Shoreham-Wading River School District interim superintendent Neil Lederer announced last Wednesday that his tentative 2017-18 budget allocates approximately $40,000 for the annual senior class trip to Disney World.
This year’s senior class trip, which took place in March and cost about $150,000, was fully funded by the district.
During last Wednesday’s school board meeting, Mr. Lederer said the $40,000 included in next year’s spending plan will cover only aspects of the trip the board deems “educational,” which have yet to be determined. After the meeting, school spokesperson Deirdre Gilligan said in an email that amount will pay for students participating in the park’s “Youth Education Series Program, one day at Epcot and possibly Cirque de Soleil.”
“However, some of these expenses, while budgeted for, could be offset by student fundraising,” she added.
That amount is part of a $74.8 million overall budget for the 2017-18 school year, which the board adopted last Wednesday by a 4-0 vote. School board members Jack Costas and Robert Rose were absent. The budget carries a spending increase of 3 percent, or $2.175 million, and a nearly 4.69 percent hike in next year’s tax levy, which is the allowable limit without piercing the state-mandated cap, according to Glen Arcuri, the district’s assistant superintendent for finance and operations.
Mr. Lederer’s announcement about the trip funding came after five seniors made a presentation about the educational value of their recent Disney experience. Students had promised to give such a presentation when the school board voted in November to fund this year’s trip.
In the presentation, students said their day at Epcot allowed them to explore numerous cultures, such as Chinese and Moroccan, through food and traditions. The experience also aligned with their global and United States history curriculum. Attending a Cirque du Soleil performance also connected them to the cultural lessons they learned in French classes.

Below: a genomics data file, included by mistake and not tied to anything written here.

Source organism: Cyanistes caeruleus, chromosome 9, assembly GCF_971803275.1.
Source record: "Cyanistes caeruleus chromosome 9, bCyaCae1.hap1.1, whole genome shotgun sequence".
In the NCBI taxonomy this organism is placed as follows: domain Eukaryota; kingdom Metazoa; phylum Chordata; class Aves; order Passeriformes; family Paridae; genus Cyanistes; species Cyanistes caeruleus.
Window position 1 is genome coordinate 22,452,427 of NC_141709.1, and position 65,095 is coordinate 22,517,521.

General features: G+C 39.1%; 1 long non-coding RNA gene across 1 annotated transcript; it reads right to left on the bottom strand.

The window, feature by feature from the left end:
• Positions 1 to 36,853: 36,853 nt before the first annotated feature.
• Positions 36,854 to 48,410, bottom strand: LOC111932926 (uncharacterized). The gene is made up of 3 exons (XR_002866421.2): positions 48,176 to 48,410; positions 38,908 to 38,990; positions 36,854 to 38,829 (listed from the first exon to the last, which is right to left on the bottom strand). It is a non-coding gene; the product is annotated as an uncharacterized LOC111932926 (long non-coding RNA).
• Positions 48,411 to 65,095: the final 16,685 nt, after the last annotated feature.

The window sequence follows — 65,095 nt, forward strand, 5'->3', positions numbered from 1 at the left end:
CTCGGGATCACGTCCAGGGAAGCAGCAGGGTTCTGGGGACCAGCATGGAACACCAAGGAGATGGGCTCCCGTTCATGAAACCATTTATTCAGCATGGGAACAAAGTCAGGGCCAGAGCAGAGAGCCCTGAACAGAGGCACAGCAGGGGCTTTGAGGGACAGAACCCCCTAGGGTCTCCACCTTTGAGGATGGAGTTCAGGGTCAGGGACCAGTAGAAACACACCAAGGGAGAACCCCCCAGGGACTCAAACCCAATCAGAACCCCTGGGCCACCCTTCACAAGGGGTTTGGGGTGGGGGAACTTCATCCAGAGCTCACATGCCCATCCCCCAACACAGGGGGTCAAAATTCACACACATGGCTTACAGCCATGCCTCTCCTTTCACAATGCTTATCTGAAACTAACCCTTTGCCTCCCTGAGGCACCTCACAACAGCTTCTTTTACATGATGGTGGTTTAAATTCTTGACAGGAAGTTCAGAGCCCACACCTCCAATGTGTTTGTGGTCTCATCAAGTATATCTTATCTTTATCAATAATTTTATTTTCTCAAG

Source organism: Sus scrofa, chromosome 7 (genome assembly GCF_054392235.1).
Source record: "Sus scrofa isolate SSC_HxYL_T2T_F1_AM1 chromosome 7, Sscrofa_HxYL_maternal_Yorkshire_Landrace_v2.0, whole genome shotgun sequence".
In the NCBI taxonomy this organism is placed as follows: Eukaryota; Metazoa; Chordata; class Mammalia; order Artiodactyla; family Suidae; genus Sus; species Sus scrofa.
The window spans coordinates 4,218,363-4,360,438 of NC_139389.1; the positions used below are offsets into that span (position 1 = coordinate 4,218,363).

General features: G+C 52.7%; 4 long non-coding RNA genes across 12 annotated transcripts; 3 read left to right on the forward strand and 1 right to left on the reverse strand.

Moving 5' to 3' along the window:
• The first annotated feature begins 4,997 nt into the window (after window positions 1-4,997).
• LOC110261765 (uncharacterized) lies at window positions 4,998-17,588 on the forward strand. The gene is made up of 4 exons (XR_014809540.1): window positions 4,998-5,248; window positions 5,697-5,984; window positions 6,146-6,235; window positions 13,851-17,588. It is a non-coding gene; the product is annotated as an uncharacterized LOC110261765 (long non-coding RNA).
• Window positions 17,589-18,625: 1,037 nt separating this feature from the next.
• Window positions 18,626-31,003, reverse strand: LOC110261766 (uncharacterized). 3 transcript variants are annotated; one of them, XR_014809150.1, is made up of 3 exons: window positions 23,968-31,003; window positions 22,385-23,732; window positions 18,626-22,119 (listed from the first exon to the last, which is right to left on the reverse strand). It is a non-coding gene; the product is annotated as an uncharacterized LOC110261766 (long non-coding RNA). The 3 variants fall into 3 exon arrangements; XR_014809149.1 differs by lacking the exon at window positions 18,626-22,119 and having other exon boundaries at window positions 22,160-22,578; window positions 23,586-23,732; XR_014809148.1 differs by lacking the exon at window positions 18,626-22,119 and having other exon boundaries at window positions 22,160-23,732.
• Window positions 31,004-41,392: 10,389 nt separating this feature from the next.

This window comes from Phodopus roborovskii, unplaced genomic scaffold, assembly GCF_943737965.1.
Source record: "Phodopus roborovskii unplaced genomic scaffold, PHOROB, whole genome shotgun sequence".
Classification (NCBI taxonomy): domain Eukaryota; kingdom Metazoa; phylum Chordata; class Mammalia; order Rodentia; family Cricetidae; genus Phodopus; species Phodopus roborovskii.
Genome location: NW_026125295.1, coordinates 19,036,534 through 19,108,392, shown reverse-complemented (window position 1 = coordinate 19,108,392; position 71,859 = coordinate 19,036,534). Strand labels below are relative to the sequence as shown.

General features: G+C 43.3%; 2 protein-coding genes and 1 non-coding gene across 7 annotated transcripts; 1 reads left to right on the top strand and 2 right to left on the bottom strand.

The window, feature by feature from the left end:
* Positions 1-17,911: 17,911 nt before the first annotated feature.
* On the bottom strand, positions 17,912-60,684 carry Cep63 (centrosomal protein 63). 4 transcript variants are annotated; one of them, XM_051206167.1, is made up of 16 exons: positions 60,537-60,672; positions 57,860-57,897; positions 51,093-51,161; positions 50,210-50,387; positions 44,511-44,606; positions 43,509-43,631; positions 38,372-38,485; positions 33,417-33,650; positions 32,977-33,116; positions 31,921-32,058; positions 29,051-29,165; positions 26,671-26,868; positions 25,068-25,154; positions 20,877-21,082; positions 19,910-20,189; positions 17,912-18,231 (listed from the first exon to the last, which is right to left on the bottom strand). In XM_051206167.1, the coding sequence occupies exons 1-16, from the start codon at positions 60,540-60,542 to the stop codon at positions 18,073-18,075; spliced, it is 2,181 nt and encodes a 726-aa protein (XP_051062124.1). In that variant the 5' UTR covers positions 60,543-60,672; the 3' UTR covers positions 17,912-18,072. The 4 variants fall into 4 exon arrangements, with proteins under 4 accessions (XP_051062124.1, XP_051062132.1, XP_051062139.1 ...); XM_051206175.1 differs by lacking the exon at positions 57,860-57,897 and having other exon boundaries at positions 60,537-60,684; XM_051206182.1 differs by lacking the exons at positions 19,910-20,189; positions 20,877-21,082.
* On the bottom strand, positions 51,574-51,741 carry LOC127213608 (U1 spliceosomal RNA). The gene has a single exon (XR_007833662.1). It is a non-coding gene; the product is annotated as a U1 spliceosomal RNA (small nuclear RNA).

In order to enter a Disney World Park, visitors must scan their fingerprint to confirm they are the owner of their paid entry bracelet. This procedure, students reported, led to a Socratic seminar discussion about the ethics of such a requirement.
In addition, they said, the trip taught them about independence — a lesson they believe is necessary before heading to college.
Some residents who attended the school board meeting, however, had different opinions.
While they agreed the trip should continue to be offered, they believe it should be at the students’ own expense rather than being funded by taxpayers, as in previous years.
Robert Badalian of Shoreham called the district’s decision to fund the entire 2016-17 trip “outrageous” and described its educational aspects “a huge stretch,” comments that garnered applause from those in attendance.
Mr. Lederer said criticism about the district’s decision should be directed at him, since he had recommended to the board that the district pay for this year’s Disney trip in its entirety.
“If you’re going to look at anybody for making the poor judgment going forward with the trip that occurred in this academic year, then it would be me,” Mr. Lederer said. “As superintendent, I’m responsible for all resolutions proposed to the Board of Education and I’ll take responsibility for that.”
Correction: An earlier version of this story incorrectly stated how much this year’s trip cost. The total cost was $150,000. We regret the error.